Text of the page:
Calling Doom Eternal one of the most anticipated games of the year would be an understatement. 2016’s Doom was not only well-received but laid the foundation for a new generation to experience a franchise that gave birth to the first-person shooter genre. Doom Eternal aims to surpass the expectation set by its predecessor. Let's face it, all the previews of the game out there call this a fantastic game. Previews say that after playing Doom Eternal, 2016’s Doom feels like a relic. Is this true? Is this the sequel we’ve been waiting for? Or is this Doom 1.5? Read on to find out!
One thing that was hyped up is the Story of Doom. Is this the same Doom guy from the original games? Is this a reboot? Is it a continuation like God of War on the PS4? Well, let's break it down without spoiling anything. You play as the Doom Slayer, the same from 2016’s Doom. The forces of Hell have invaded Earth and it is up to you to teleport from your Fortress of Doom down to the planet's surface to wipe out the invasion. It is literally a one-man army against an entire planet. The stage is set and the story is pretty straight forward. There is a twist that I won't spoil here, but fans of the franchise will be happy with the story. For someone like me, I was excited to see more story elements in the game but as someone that loves a good cutscene elaborating on the lore of the story, I was left a tad disappointed. Don't get me wrong, there are a lot of codex entries to be found that give you a ton of background information along with a resistance radio broadcast that highlights what's happening on Earth but in the form of good old fashioned cutscenes, there is not a lot. There is just enough to justify your movement from point A to B. Without spoiling anything I'll leave it at this - the story left me with more questions than it answered.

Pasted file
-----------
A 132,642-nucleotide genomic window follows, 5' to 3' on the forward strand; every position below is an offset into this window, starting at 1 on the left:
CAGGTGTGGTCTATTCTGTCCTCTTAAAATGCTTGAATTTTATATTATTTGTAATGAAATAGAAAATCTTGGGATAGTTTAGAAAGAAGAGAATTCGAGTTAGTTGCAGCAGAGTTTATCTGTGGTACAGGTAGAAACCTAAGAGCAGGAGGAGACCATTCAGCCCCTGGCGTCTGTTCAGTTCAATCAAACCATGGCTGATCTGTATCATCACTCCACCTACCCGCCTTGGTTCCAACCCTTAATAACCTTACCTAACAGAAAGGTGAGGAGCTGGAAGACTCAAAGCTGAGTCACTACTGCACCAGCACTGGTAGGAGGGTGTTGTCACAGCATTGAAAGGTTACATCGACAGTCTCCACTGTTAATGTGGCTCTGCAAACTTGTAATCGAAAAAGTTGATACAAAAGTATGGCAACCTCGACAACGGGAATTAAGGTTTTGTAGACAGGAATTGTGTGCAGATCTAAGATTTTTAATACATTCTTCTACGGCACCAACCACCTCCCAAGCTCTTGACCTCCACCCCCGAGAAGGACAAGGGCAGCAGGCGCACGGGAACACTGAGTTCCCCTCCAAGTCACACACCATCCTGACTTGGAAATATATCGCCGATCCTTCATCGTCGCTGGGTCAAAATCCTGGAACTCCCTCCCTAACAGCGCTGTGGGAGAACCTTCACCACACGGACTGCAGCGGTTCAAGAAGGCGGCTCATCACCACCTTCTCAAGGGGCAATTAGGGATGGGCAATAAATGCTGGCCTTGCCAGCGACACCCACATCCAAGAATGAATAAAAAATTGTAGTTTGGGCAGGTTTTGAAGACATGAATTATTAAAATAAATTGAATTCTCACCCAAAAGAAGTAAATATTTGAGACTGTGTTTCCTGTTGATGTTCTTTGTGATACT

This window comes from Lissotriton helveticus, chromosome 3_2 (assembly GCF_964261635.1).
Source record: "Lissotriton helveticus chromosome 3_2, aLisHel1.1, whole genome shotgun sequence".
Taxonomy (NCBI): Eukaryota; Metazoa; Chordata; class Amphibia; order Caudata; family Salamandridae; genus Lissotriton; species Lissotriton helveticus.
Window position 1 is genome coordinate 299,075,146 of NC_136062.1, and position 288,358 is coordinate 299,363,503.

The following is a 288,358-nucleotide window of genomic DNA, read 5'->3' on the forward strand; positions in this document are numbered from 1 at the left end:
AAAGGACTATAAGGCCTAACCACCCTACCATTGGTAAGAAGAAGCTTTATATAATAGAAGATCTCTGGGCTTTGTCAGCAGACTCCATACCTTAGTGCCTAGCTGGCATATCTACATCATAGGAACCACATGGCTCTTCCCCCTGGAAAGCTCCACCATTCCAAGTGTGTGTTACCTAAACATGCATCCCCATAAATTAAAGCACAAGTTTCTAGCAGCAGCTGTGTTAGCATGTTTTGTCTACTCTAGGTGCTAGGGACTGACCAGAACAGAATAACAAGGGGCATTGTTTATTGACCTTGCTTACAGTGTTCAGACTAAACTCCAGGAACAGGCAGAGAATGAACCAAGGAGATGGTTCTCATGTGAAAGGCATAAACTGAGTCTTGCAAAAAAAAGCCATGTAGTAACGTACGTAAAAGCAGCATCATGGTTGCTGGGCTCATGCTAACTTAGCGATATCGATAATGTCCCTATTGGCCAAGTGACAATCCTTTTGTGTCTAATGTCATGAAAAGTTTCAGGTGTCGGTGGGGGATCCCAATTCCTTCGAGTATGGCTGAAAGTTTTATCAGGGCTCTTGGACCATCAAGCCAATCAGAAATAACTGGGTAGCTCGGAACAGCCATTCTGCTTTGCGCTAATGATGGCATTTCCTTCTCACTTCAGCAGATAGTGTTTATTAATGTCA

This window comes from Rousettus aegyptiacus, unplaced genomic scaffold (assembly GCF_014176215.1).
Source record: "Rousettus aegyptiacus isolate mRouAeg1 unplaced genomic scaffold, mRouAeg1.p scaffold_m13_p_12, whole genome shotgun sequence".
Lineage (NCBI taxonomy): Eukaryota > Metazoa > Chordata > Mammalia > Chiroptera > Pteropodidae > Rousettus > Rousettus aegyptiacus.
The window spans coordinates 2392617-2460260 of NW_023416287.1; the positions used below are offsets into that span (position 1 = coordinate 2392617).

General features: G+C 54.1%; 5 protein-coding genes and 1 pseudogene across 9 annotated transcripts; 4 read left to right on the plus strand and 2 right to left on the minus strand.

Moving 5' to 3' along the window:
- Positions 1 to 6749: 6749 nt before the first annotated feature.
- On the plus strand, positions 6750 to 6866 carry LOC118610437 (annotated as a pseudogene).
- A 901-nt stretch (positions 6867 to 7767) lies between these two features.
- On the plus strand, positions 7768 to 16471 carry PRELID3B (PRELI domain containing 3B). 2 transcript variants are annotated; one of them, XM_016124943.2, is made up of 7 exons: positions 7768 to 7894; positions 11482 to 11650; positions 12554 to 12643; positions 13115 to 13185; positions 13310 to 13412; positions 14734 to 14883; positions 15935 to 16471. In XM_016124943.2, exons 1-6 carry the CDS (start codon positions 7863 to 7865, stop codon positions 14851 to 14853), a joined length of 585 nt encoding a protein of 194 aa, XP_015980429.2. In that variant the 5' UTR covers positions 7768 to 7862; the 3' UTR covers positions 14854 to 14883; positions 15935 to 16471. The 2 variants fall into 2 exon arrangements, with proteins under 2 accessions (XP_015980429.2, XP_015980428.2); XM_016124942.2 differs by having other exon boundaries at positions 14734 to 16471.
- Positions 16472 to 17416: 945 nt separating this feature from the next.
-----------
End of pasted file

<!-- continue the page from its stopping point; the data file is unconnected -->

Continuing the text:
A combat puzzle is how the developers describe the gameplay in Doom Eternal and it is the best way to describe what's going on in the game. The gameplay is an evolution of what we saw in 2016’s Doom. You get abilities like double jump, dash, and alternate fire on your weapons early on. The biggest change to note is that there is no pistol with unlimited ammunition in the game and you have to strategically think about what you are doing. Strategic thinking needs to be second nature in the game as each weapon and ability has an impact on the demons you take on. For example, there are Zombies and Imps littered throughout for you to chainsaw for ammunition. However, they aren't just props and will come and attack you the first chance they get. At every turn, the game will throw an overwhelming number of enemies at you, each with their own vulnerability and strategy to take down. The demons aren't standing around either, even at the easiest difficulty, they come at you with a lot of aggression. The bigger demons include the Mancubus which will hurl fireballs at you from afar and set the ground on fire if you get too close to the Cacodemon that hurls projectiles at you from afar and even the Arachnotron that is a spider-like creature that fires energy shots from its weaponized tail.